When birds of a feather flock together and when they do not: Status composition, social dominance orientation, and organizational attractiveness

Détails

Ressource 1Demande d'une copieEtat: Supprimée
Version: de l'auteur
ID Serval
serval:BIB_05F145F269F3
Type
Article: article d'un périodique ou d'un magazine.
Collection
Publications
Titre
When birds of a feather flock together and when they do not: Status composition, social dominance orientation, and organizational attractiveness
Périodique
Journal of Applied Psychology
Auteur(s)
Umphress E. E., Smith-Crowe K., Brief A. P., Dietz J., Watkins M. B.
ISSN
0021-9010
Statut éditorial
Publié
Date de publication
2007
Peer-reviewed
Oui
Volume
92
Numéro
2
Pages
396-409
Langue
anglais
Résumé
Although similarity-attraction notions suggest that similarity-for example, in terms of values, personality, and demography-attracts, the authors found that sometimes demographic similarity attracts and sometimes it repels. Consistent with social dominance theory (J. Sidanius & F. Pratto, 1999), they demonstrated in 3 studies that when prospective employees supported group-based social hierarchies (i.e., were high in social dominance orientation), those in high-status groups were attracted to demographic similarity within an organization, whereas those in low-status groups were repelled by it. An important theoretical implication of the findings is that social dominance theory and traditional similarity-attraction notions together help explain a more complex relationship between demographic similarity and attraction than was previously acknowledged in the organizational literature.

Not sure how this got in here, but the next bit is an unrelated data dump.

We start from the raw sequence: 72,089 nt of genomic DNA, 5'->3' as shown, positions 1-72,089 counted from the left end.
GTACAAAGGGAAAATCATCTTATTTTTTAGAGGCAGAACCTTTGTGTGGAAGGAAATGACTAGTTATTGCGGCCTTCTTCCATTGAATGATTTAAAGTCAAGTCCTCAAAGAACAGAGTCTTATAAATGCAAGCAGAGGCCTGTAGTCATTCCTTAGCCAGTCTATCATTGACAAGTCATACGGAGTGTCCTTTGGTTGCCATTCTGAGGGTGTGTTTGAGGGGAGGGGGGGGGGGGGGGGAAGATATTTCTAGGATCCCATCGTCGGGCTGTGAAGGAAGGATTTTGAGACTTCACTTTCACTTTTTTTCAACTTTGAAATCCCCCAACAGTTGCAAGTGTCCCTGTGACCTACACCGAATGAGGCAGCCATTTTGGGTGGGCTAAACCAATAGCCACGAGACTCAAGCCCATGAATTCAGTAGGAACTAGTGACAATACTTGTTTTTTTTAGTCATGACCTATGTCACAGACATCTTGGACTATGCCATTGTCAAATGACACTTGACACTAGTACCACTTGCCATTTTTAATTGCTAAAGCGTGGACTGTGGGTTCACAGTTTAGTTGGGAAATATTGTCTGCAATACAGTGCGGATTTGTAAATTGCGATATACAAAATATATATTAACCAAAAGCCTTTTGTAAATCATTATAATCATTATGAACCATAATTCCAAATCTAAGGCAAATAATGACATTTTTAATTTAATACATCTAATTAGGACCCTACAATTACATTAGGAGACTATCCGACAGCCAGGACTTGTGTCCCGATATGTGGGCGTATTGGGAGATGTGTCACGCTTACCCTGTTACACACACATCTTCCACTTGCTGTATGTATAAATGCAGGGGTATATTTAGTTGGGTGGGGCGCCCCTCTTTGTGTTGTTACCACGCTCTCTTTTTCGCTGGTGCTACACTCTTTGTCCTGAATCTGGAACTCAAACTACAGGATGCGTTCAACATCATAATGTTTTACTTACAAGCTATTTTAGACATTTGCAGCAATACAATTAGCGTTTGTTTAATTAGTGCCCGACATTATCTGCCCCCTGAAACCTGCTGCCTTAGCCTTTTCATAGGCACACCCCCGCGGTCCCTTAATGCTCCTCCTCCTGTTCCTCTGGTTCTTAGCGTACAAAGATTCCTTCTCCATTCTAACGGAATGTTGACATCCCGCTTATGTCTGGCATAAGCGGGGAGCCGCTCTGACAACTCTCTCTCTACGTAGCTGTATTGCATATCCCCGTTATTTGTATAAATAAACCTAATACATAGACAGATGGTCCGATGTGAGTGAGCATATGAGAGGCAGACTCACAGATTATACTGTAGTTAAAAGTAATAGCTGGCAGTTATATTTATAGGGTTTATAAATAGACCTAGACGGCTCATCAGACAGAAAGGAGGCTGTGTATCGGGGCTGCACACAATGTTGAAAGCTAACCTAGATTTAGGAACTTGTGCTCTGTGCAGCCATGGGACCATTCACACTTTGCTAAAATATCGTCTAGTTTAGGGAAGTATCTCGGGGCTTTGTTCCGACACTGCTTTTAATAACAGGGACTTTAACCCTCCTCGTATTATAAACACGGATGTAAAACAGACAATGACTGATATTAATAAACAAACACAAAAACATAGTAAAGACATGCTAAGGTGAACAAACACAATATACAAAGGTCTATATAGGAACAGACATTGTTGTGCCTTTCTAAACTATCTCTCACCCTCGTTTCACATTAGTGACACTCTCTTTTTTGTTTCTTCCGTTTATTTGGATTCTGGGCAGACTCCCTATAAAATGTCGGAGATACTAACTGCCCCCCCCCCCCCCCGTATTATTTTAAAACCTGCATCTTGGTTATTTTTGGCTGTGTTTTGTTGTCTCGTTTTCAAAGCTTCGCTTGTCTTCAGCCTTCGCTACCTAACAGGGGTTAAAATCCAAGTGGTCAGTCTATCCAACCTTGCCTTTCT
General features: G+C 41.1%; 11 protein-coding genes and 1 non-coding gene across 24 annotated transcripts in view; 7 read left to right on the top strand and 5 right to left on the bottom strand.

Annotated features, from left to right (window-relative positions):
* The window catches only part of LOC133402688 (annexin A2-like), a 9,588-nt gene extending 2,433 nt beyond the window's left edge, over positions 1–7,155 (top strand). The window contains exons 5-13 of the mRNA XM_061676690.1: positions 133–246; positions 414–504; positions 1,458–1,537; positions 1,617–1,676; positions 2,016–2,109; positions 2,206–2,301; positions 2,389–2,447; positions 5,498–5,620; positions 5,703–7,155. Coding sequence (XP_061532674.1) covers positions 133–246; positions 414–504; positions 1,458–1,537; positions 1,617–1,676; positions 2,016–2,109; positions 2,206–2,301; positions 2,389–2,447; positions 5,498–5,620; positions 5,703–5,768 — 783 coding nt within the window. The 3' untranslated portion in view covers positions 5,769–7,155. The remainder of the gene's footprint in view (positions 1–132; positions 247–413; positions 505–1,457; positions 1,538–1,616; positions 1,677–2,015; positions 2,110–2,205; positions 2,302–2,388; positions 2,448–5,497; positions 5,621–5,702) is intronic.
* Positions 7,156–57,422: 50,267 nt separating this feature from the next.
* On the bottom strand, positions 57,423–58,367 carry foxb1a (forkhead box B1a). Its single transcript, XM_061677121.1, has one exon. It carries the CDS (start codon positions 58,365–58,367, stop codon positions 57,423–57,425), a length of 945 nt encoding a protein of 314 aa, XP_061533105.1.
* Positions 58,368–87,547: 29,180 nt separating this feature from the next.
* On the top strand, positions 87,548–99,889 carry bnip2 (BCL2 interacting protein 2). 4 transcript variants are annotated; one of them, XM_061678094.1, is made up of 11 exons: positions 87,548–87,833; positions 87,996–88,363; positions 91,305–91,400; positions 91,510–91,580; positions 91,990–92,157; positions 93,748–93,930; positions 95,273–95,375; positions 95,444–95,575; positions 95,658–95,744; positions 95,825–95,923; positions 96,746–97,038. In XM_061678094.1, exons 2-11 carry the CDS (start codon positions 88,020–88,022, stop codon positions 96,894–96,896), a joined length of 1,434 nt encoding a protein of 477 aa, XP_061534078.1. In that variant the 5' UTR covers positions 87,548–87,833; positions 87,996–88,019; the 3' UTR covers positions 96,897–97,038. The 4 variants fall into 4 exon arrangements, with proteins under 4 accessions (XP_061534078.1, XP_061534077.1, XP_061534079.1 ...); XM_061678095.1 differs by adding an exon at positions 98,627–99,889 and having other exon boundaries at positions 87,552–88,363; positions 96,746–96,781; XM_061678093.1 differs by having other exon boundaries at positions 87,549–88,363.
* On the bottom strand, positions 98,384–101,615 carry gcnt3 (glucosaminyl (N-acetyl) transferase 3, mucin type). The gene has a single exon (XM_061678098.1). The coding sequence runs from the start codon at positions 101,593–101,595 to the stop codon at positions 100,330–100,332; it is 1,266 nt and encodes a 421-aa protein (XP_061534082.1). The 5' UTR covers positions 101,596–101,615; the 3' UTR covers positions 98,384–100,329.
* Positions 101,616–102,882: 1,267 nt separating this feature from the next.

Mots-clé
Similarity-attraction, Social dominance orientation, Workforce diversity, Recruitment, Organizational attractiveness
Web of science
Création de la notice
05/05/2009 11:42
Dernière modification de la notice
03/03/2018 13:25
Données d'usage